The amendment, inserted into a bill requiring criminal background checks for nursing employees and creating a provider tax on nursing homes designed to leverage Medicaid funding, would have allowed Metro to move without a public review as long as it met certain criteria.
The amendment was removed prior to Senate and House passage of the bill, yet it provides further legislative pressure and is seen as an indication that lawmakers are ready to act if the CON Commission doesn’t grant final approval on May 15 for a new hospital relocation standard that benefits Metro.
Even the lawmaker who had the amendment pulled, Sen. Bob Emerson, D-Flint, indicated a willingness to take up Metro’s cause if the CON Commission “doesn’t do the right thing.”
“I’m willing to do whatever it takes to make sure Metro gets what the people of the community want,” Emerson said.
The senator opposed the amendment because it was added without any discussion and was not needed, given CON Commission’s scheduled vote.
“To amend something on the Senate floor and sneak an issue in there, I think, is inappropriate,” Emerson said.
A carefully worded statement from Metro issued Thursday morning said executives were “surprised but pleased” to learn of the new legislative effort, and that there was “widespread support for helping Metropolitan Hospital,” which contends that it is landlocked at its present location and needs a new site and facility if it is to survive.
But a faction of Metro’s supporters preferred to see the matter resolved through the CON Commission, and not the Legislature, Metro’s statement said.
“They prevailed in shifting the focus back to the regulatory process, but at the same time served notice that they wanted Metropolitan Hospital to be allowed to move,” Metro stated.
Jim Childress, Metro’s vice president for marketing and communications, declined comment beyond the statement.
Sen. Joel Gougeon, R-Bay City, who purportedly inserted the Metro amendment into the legislation, could not be reached for comment.
Some see the legislative amendment on behalf of Metro as a bad precedent that would only encourage others to follow suit and seek legislative remedies on their own individual issues.
“You send a signal that any time someone wants to do something, all you have to do is sneak something into a bill,” Emerson said.
Among the parties that are opposed to the amendment is the Michigan Health and Hospital Association.
The association believes the issue rests with CON Commission, especially at a time when a final resolution is imminent. The association also doesn’t want to see one hospital receive special treatment over all the other hospitals in the state.
“We’re very supportive of the CON process rather than legislative fixes for individual instances,” said Pat Foley, the association’s communications director. “We prefer to see the process continue to work.”
The process, with the latest attempt in the Legislature to help Metro, has now been circumvented twice as a way to get the hospital the OK it needs to move. Metro last summer had local lawmakers insert language into a Department of Community Health appropriations bill to essentially allow it to move.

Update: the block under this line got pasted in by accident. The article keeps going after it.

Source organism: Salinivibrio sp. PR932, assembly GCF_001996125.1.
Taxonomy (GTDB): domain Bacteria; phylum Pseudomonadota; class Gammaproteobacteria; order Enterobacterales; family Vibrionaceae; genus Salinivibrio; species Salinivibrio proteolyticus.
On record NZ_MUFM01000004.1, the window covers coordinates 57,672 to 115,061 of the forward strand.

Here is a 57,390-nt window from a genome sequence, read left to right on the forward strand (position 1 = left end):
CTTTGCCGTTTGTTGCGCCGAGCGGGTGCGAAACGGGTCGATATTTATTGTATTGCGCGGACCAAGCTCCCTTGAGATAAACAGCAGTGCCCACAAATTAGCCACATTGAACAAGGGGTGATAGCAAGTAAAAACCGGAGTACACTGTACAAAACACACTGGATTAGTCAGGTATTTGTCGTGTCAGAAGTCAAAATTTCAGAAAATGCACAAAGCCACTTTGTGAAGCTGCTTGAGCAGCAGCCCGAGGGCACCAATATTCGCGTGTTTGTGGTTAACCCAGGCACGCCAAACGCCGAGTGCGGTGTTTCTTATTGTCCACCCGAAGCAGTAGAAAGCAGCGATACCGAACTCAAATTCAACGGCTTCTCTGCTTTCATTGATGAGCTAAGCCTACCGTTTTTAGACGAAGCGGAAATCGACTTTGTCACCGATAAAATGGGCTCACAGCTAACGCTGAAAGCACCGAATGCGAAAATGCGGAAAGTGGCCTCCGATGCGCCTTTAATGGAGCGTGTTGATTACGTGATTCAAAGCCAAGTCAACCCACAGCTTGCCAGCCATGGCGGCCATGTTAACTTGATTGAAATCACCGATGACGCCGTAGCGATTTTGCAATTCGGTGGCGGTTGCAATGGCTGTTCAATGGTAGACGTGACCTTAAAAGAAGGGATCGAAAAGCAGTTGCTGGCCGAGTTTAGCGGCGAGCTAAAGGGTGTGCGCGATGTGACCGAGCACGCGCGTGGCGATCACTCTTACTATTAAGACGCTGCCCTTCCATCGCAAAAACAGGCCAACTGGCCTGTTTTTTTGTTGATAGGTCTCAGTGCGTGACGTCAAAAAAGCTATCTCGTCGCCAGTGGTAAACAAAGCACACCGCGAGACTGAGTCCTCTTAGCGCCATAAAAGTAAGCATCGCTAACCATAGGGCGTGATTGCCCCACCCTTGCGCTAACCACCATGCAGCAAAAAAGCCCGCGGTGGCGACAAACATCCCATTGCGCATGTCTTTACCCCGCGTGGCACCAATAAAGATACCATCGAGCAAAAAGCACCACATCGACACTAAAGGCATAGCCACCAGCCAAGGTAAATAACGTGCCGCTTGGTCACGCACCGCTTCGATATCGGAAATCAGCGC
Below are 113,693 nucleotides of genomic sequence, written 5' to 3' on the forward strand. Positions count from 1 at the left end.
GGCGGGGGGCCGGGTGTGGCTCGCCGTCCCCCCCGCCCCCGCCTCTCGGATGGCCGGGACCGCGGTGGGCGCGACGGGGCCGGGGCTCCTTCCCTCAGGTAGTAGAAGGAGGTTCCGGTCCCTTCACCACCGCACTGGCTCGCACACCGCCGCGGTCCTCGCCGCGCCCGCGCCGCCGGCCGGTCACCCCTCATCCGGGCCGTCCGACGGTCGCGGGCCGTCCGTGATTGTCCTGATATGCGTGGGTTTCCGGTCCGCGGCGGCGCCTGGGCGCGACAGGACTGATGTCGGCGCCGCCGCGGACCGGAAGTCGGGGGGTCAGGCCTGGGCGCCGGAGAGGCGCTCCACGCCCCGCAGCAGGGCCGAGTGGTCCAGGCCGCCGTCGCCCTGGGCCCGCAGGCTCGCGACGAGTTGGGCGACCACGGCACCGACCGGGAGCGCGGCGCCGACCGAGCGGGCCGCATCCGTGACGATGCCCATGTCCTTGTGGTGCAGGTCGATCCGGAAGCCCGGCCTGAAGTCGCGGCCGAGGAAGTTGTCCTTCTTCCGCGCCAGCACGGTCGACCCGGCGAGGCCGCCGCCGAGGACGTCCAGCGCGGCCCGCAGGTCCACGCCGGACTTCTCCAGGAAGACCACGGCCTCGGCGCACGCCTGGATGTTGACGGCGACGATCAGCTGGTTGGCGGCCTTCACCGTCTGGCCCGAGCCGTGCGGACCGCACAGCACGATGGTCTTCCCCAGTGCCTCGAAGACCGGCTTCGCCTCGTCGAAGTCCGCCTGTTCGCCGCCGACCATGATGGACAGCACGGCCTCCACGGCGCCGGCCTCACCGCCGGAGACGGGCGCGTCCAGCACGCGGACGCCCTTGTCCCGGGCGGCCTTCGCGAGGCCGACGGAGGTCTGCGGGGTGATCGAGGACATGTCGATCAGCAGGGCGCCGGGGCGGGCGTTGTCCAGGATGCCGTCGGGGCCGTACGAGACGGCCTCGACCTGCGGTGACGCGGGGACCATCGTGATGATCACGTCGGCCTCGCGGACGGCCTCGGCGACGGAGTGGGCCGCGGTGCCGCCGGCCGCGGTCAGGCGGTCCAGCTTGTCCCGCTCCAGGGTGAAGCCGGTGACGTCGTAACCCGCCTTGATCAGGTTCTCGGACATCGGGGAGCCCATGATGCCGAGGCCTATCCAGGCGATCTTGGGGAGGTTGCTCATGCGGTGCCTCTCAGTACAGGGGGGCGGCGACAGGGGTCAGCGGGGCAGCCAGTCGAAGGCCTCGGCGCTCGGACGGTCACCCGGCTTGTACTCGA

That amendment, which was ultimately ruled unconstitutional and unenforceable, angered groups that had been working with Metro to convince the CON Commission to change hospital relocations standards, which presently prohibit a hospital from relocating more than two miles in a market deemed to have an excess of beds, as Kent County does. Metro wants to move 10 miles from its present southeast side location in Grand Rapids to a new suburban setting in Wyoming.
Despite the hard feelings that still linger today and the sometimes contentious discussions that have occurred over the past several months, the process continued on and culminated April 11 when the CON Commission approved and sent for public comment a new standard that would establish the conditions under which a hospital may relocate more than two miles from its present site.
Metro President and CEO Mike Faas said in the days following the vote that the health system can meet the criteria set down in the new hospital relocation standard.
“At this point, we are happy with that,” Faas said. “Metro and West Michigan can live with the criteria laid down for us.”
Once it takes effect, the new standard will give Metropolitan Health Corp., the hospital’s parent company, the ability to begin seeking state approval to relocate to Wyoming, where it wants to build a new $155 million hospital that would anchor a “health care village.”
Faas last month said he expects that Metro, presuming the standard wins final adoption and takes effect in late June following legislative concurrence, will file a letter of intent with the state Department of Community Health this summer and follow it up with a formal application within 12 months.
Submittal of a formal application to the state may not come until next year, Faas said.
“All this really does is open the door and start the process,” he said of the pending rule change. “We haven’t started yet. Now we start.”
While he believes the proposed relocation standard will work for Metro, Faas expressed frustration that the process has taken so long.
Metro unveiled its health care village plan more than a year ago and has worked for more than two years to build support for changing the relocation standard, a process that was slowed as the CON Commission and others preferred to work from a statewide perspective affecting all hospitals, rather than tackle a rule change that only affects Metro.
“The process was taking too long, with too many players with too many points of view,” he said last month.